Grid Digitalization: Cost, Environmental Impact Saving SolutionBy Andrea Villar | Thu, 08/26/2021 - 17:32
Data is at the heart of any automation process. In the mining industry, analyzing and mining data along the path towards this transformation can mean huge savings in operational costs, including one of the biggest expenses in the sector today: grid digitalization
“The most valuable asset we have in the market today is data,” said Israel Garcia Palacios, Market Manager of Grid Automation at Hitachi ABB Power Grids Mexico. “It helps us to make decisions on a day-to-day basis based on what is happening and to be able to predict the future outlook of the operations.” These actions are made possible by digitization, which is basically transforming analog processes and physical devices into digital ones. The merging of information technologies and operations technologies is a key enabler of the digital transformation journey.
Through machine learning, mining companies can collect, analyze and mine their data to get greater visibility of their operations, understand in detail the potholes within them and take action. As the process repeats itself and the system stores more information, it can begin to react autonomously and at best predict failures.
According to Palacios, it all starts with the ability to provide visibility into the condition of each asset remotely and in real-time. Industries such as mining, which are digitally transforming their operations to reduce their environmental footprint while increasing their competitiveness, are no exception. Companies in the sector aim to become more agile and make data-driven decisions. “Digitalization creates new business value for industrial companies,” said Palacios. The benefits of digital transformation range from increased revenue, reduced operating costs, improved safety for people, sustainable operations and leveraging existing IoT infrastructure.
One of these positive impacts involves increasing revenue, which is done in a number of ways, including maximizing production. "This is achieved by making the network more intelligent". For example, Palacios said that a company can monitor devices on-site to know how each asset and system is doing in a holistic way. To achieve revenue growth, it is also necessary to optimize the workforce through efficient and safe management of operational and supervisory staff. In addition, agility in decision-making is key. "If we have a better understanding of the market and how the players are behaving in it, we can have a better forecast of what is to come,” said Palacios.
Coupled with increased profits, there is also a reduction in costs. According to Palacios, the most significant operating costs mining companies spend on are energy, labor and asset management. Optimizing some or all production lines has a significant impact on the company's bottom line. Digitalization can play a key role in reducing these costs and risks. For instance, better planning of the predictive maintenance of core assets is a great help in lowering operating expenses, he said. Optimizing the field workforce and reducing energy costs are also benefits of digitalization.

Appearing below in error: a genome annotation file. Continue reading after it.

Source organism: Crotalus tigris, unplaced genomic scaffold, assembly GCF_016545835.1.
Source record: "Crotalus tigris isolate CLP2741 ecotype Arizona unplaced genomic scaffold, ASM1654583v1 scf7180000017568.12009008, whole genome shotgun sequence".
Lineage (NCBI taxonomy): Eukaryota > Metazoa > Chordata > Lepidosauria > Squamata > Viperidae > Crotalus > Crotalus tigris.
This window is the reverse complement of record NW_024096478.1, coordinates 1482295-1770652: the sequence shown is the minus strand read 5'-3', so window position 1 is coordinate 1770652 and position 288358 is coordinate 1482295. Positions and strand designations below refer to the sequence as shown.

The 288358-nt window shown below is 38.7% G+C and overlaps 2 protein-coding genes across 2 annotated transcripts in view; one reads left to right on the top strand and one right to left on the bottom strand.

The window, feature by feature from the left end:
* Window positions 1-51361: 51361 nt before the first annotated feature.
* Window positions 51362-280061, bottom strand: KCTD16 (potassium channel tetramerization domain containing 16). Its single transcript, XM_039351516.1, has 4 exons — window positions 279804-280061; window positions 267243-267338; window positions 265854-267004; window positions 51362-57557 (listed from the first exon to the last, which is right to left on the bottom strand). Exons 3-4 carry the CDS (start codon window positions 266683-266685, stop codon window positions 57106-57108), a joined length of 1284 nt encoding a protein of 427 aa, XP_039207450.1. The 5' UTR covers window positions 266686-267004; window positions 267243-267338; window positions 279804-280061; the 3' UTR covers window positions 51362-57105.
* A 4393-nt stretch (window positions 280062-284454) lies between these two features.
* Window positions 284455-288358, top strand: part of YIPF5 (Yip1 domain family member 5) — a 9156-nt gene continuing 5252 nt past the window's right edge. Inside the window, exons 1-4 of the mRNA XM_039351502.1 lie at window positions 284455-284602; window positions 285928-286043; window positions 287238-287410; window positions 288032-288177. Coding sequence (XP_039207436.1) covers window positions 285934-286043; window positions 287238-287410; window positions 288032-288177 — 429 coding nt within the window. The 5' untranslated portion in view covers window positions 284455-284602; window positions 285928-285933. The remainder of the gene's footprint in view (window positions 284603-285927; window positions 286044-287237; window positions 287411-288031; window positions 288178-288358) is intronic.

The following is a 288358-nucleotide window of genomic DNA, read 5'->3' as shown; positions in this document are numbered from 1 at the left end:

Safety, an issue of paramount importance to the mining sector, also benefits from automation, especially by reducing the risk of electrical shock in substations, and by reducing the need for on-site staff through remote operations. “Basically, you reduce downtime due to incidents,” Palacios explained. Equally relevant for the industry, sustainability is also driven by going digital. Industrial sites can contribute to sustainability by reducing greenhouse gas emissions through better energy management and reducing truck rolls for maintenance through resource efficiency by using less land and copper cabling for substations.
Palacios explained digitalization is enabled by industrial IoT infrastructure including sensing, secure communications and data integration. Meanwhile, significant commercial and environmental value is delivered by transforming data into information that is transformed into operational intelligence.
A concept that has gained prominence in recent years is the so-called 'digital substations', as they reduce all copper wiring in an electrical substation and replace it with fiber optics, bringing great benefits to the environment. “This approach uses half the space of a traditional substation and reduces copper usage by up to 80 percent. By making the substation smaller, less material is used for construction, as well.”
The mining industry's energy consumption represents between 15 and 40 percent of a mine's total operating budget, reports Hitachi ABB Power Grids. Most mines, particularly those located in remote regions with no connection to the state grid, rely heavily on diesel generators.
“Mines are now under severe scrutiny to comply with environmental regulations and becoming self-sufficient and generating green power is the solution to address this challenge,” said Palacios.